The Pentagon may have awarded millions or billions of dollars in contracts since the U.S. government partially closed Oct. 1.
The exact amount will remain a mystery for now, because the military said this week it has stopped publicly announcing contract awards. And the Defense Department won’t resume until the shutdown ends.
“During the shutdown we will not be able to publicly announce contracts,” Lieutenant Commander Nathan Christensen, a Pentagon spokesman, said in an e-mail. When it ends, the Pentagon plans to catch up with “one big announcement.”
The military’s awards notices, which reveal competitive and sometimes market-moving information, are closely followed by contractors, attorneys, investors and the media. They are among the government data that has disappeared from public view during the shutdown. The casualties include Census data, agricultural price reports and the Labor Department’s September payrolls report that was scheduled for release today.
The defense-contracts blackout is “difficult to justify from a policy standpoint” and may even be illegal, said Robert Burton, a Washington-based partner at the law firm Venable LLP and former acting administrator of the U.S. Office of Federal Procurement Policy. By law, the Pentagon must publicly announce each day’s awards by 5 p.m. Washington time for contracts valued at $6.5 million or more, acquisition attorneys said.
“If they have time to go through the process of making awards during the shutdown, they should make that information public,” Burton said.
James Swartout, a Pentagon spokesman, said the department is aware of the requirements for contract announcements described in the law.
“The personnel that support the announcement of these important contract awards” have been furloughed, Swartout said in an e-mail yesterday.
Pentagon spokesmen didn’t directly answer e-mailed questions about whether the decision to not announce the awards violated federal regulation.
Eric DeMarco, chief executive officer of San Diego-based Kratos Defense & Security Solutions Inc., said the awards notices help his company track what competitors are doing. Investors and industry analysts call when they see the company didn’t win.
“They want to know: Why did you lose? What happened?” DeMarco said.
The announcements “give visibility” into a company’s future business, said Sam Pearlstein, an analyst at Wells Fargo Securities LLC in New York.
“Anyone who pays close attention to the defense contractors looks at those announcements,” he said in an interview.
Pearlstein said some contractors may issue press releases for large awards, which would provide another source for some of the data.
The Aerospace Industries Association uses the announcements to track which defense programs are benefiting from increased spending, said Dan Stohr, a spokesman for the Arlington, Virginia-based trade association. The group’s members include Bethesda, Maryland-based Lockheed Martin Corp., Waltham, Massachusetts-based Raytheon Co. and Melbourne, Florida-based Harris Corp.
“There’s really nowhere else you can get that kind of situational awareness,” Stohr said. “If those announcements aren’t occurring, we don’t have a sense of who is getting what unless the company makes an announcement.”
The shutdown is affecting all aspects of military contracting, according to a letter to Defense Secretary Chuck Hagel from Marion Blakey, president of the Aerospace Industries Association, and retired Lieutenant General Lawrence Farrell Jr., president of the Arlington, Virginia-based National Defense Industrial Association.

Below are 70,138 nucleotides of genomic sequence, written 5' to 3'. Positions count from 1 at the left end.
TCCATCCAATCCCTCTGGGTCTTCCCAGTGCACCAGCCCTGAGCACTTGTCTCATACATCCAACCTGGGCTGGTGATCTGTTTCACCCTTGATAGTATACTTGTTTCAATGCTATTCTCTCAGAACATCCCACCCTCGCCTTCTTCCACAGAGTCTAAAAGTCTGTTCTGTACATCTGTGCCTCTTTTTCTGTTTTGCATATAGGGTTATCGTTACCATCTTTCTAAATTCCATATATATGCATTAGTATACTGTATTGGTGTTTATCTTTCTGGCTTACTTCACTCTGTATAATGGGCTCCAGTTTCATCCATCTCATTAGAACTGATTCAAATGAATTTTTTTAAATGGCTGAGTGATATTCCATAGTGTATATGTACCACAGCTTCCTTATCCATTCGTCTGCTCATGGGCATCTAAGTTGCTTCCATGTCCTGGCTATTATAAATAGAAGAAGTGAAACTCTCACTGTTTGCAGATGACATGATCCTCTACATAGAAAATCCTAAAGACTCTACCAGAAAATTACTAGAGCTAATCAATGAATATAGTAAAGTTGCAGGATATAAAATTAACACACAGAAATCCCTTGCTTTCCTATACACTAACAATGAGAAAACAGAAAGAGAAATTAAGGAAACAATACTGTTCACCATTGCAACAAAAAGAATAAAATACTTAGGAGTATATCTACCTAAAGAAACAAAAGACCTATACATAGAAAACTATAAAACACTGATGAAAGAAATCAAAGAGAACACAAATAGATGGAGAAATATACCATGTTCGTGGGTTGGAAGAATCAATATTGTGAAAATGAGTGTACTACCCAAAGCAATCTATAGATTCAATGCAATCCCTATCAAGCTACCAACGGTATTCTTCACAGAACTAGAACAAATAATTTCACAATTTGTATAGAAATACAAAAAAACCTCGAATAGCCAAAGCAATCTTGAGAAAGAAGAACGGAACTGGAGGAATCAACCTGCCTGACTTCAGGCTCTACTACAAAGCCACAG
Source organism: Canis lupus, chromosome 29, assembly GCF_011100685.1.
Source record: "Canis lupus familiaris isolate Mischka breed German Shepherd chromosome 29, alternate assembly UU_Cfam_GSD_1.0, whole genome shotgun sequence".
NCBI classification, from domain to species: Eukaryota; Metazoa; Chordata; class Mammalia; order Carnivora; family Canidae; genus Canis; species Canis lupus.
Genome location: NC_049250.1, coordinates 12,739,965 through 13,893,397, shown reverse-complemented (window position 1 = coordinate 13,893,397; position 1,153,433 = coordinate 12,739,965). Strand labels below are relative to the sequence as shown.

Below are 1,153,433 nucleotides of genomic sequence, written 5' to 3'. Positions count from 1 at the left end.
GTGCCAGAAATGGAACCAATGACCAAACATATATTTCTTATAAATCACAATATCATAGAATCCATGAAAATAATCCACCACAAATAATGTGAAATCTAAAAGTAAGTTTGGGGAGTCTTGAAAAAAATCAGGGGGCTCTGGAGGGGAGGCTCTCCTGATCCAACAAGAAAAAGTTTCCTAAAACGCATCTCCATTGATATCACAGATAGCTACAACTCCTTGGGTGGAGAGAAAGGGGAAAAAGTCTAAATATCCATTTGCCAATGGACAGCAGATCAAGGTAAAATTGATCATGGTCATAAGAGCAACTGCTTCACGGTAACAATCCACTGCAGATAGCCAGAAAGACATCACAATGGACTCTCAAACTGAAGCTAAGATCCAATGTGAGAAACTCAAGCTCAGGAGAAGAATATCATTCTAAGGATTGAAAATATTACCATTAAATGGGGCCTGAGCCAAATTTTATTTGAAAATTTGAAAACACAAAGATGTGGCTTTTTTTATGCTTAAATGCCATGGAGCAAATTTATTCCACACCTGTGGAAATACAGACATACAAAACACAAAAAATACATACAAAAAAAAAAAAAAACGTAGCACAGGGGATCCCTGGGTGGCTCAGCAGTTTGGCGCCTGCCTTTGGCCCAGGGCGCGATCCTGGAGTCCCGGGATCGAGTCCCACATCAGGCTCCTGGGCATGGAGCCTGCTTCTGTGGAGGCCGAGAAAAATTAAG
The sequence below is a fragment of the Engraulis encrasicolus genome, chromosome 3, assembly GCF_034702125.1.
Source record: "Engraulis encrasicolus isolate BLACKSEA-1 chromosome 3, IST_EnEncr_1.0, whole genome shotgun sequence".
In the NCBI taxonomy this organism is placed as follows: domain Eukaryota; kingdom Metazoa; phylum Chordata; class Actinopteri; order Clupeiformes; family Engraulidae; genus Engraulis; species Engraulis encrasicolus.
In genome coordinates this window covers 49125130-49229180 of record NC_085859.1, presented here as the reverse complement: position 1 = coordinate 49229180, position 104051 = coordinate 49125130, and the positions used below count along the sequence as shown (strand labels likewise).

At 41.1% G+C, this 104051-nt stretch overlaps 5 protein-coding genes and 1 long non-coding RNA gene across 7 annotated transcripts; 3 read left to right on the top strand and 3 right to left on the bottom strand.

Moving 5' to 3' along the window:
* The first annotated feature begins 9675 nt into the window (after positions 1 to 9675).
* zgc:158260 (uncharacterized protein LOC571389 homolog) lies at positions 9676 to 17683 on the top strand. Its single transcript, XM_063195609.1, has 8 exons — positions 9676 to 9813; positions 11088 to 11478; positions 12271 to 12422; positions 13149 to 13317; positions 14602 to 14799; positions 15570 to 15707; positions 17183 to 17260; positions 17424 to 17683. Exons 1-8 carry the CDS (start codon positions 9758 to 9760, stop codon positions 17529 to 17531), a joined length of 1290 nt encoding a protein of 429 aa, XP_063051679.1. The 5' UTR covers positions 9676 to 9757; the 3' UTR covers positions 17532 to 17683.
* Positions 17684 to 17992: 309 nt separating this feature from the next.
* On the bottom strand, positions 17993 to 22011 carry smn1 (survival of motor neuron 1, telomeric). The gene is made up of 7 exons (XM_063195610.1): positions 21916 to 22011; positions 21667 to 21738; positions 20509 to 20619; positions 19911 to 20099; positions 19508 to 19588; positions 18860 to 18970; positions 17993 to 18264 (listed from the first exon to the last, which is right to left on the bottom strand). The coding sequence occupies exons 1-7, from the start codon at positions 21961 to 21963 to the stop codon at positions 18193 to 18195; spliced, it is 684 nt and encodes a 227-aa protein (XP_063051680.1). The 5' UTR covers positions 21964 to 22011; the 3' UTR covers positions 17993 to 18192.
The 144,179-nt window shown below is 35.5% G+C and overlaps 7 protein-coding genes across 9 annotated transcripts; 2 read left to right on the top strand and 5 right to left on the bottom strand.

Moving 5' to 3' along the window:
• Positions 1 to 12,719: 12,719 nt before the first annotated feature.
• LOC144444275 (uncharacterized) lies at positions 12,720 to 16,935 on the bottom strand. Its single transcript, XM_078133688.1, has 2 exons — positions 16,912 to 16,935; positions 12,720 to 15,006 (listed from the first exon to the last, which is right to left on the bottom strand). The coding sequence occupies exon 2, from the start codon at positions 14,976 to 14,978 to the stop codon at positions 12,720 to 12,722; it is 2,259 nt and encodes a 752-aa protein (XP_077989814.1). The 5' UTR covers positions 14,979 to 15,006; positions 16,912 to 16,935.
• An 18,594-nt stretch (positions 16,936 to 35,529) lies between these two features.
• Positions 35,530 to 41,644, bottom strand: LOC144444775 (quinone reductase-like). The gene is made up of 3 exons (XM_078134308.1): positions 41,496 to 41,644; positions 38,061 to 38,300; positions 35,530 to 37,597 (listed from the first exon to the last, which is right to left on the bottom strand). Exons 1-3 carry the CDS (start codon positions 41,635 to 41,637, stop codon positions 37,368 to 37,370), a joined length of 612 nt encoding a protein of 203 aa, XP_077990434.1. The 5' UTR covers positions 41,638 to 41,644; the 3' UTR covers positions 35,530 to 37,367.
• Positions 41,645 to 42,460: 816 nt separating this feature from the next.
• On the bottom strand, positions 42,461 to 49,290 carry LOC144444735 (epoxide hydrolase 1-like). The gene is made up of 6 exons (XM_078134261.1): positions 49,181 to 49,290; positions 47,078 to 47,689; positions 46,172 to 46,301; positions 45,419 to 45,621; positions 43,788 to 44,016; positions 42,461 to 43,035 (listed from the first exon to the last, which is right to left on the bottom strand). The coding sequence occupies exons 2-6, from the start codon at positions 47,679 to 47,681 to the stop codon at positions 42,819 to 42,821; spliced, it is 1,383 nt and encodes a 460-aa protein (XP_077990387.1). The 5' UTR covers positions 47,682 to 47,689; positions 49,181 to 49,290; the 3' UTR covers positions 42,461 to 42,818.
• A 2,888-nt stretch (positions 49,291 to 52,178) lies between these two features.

The two industry officials said their “most immediate concern” is the absence of contract-management inspectors, who normally audit and approve throughout the manufacturing process. Without their review, that process must halt, they wrote in the letter yesterday.
The organizations also were informed that the Defense Financing and Accounting Service will stop functioning next week, Blakey and Farrell said. The effects on credit lines for small businesses and cash flow for larger businesses, will be “significant in short order,” they said.
The Pentagon awarded more than $360 billion in contracts in the year that ended Sept. 30, 2012, accounting for more than two-thirds of government awards. The market has become increasingly competitive as the pool of awards shrinks in part due to across-the-board budget cuts.
On Sept. 30, the last day of fiscal 2013, the Defense Department announced more than $5 billion in contracts, according to data compiled by Bloomberg. The winners included top contractors Lockheed, Chicago-based Boeing Co., Raytheon and Falls Church, Virginia-based Northrop Grumman Corp.
Last week, Lockheed received two more production contracts valued at $7.8 billion for 71 F-35 jets, a program that has been criticized by lawmakers for its rising costs.
During a budget impasse, the military doesn’t have to stop awarding contracts. It can use money appropriated by lawmakers in prior years.
The Defense Department typically announces awards each business day at 5 p.m. on its website and in an e-mail that goes to subscribers. It stopped those notices on the first day of the shutdown.
Since Oct. 1, some defense awards notices have appeared in a government database called Federal Business Opportunities, available at www.fbo.gov.
It’s unclear whether all awards of $6.5 million or more have been posted there. In the past, the military’s announcement of awards through the website has been inconsistent, Burton said.
Contracting specialists say they are concerned about the lack of transparency in Pentagon spending during the partial shutdown.
“For the public not to know for days, and perhaps even a number of weeks, about large-scale contract spending is anathema to open government,” said Charles Tiefer, a former member of the U.S. Commission on Wartime Contracting and now a law professor at the University of Baltimore. “This is a form of secret contracting.”